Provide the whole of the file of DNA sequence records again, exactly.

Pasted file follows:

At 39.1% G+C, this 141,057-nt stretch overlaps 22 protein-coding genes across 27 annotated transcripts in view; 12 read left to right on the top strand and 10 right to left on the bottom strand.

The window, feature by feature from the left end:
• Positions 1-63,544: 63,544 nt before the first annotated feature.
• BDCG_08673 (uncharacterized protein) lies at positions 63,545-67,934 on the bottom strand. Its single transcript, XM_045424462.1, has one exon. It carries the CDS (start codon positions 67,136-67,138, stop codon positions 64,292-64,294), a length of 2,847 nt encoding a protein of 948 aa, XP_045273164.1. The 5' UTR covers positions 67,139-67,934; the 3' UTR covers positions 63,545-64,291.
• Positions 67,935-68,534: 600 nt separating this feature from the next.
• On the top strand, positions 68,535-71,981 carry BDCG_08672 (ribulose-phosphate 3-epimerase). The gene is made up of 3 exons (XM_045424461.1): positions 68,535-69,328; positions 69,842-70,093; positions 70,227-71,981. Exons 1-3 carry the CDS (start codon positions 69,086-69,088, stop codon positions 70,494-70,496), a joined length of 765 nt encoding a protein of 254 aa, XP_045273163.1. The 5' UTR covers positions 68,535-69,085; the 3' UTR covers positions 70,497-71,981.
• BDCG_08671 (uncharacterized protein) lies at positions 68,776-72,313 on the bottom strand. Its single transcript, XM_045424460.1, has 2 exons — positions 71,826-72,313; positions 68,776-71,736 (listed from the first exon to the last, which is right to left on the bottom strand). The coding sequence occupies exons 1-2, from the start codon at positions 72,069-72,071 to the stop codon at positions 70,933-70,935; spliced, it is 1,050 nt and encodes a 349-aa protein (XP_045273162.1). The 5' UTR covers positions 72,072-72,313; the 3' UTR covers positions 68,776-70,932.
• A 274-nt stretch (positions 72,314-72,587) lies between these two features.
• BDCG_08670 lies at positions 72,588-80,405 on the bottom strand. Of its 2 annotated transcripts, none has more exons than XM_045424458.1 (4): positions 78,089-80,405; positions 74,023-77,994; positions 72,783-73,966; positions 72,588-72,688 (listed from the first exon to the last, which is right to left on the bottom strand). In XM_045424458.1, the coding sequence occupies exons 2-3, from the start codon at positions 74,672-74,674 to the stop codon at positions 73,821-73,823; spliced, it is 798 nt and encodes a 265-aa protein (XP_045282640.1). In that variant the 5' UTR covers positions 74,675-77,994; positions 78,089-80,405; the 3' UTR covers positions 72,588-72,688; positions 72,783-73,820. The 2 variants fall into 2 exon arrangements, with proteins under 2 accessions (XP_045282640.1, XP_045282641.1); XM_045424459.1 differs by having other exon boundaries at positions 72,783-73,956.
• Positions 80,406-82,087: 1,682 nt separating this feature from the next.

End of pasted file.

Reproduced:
At 39.1% G+C, this 141,057-nt stretch overlaps 22 protein-coding genes across 27 annotated transcripts in view; 12 read left to right on the top strand and 10 right to left on the bottom strand.

The window, feature by feature from the left end:
• Positions 1-63,544: 63,544 nt before the first annotated feature.
• BDCG_08673 (uncharacterized protein) lies at positions 63,545-67,934 on the bottom strand. Its single transcript, XM_045424462.1, has one exon. It carries the CDS (start codon positions 67,136-67,138, stop codon positions 64,292-64,294), a length of 2,847 nt encoding a protein of 948 aa, XP_045273164.1. The 5' UTR covers positions 67,139-67,934; the 3' UTR covers positions 63,545-64,291.
• Positions 67,935-68,534: 600 nt separating this feature from the next.
• On the top strand, positions 68,535-71,981 carry BDCG_08672 (ribulose-phosphate 3-epimerase). The gene is made up of 3 exons (XM_045424461.1): positions 68,535-69,328; positions 69,842-70,093; positions 70,227-71,981. Exons 1-3 carry the CDS (start codon positions 69,086-69,088, stop codon positions 70,494-70,496), a joined length of 765 nt encoding a protein of 254 aa, XP_045273163.1. The 5' UTR covers positions 68,535-69,085; the 3' UTR covers positions 70,497-71,981.
• BDCG_08671 (uncharacterized protein) lies at positions 68,776-72,313 on the bottom strand. Its single transcript, XM_045424460.1, has 2 exons — positions 71,826-72,313; positions 68,776-71,736 (listed from the first exon to the last, which is right to left on the bottom strand). The coding sequence occupies exons 1-2, from the start codon at positions 72,069-72,071 to the stop codon at positions 70,933-70,935; spliced, it is 1,050 nt and encodes a 349-aa protein (XP_045273162.1). The 5' UTR covers positions 72,072-72,313; the 3' UTR covers positions 68,776-70,932.
• A 274-nt stretch (positions 72,314-72,587) lies between these two features.
• BDCG_08670 lies at positions 72,588-80,405 on the bottom strand. Of its 2 annotated transcripts, none has more exons than XM_045424458.1 (4): positions 78,089-80,405; positions 74,023-77,994; positions 72,783-73,966; positions 72,588-72,688 (listed from the first exon to the last, which is right to left on the bottom strand). In XM_045424458.1, the coding sequence occupies exons 2-3, from the start codon at positions 74,672-74,674 to the stop codon at positions 73,821-73,823; spliced, it is 798 nt and encodes a 265-aa protein (XP_045282640.1). In that variant the 5' UTR covers positions 74,675-77,994; positions 78,089-80,405; the 3' UTR covers positions 72,588-72,688; positions 72,783-73,820. The 2 variants fall into 2 exon arrangements, with proteins under 2 accessions (XP_045282640.1, XP_045282641.1); XM_045424459.1 differs by having other exon boundaries at positions 72,783-73,956.
• Positions 80,406-82,087: 1,682 nt separating this feature from the next.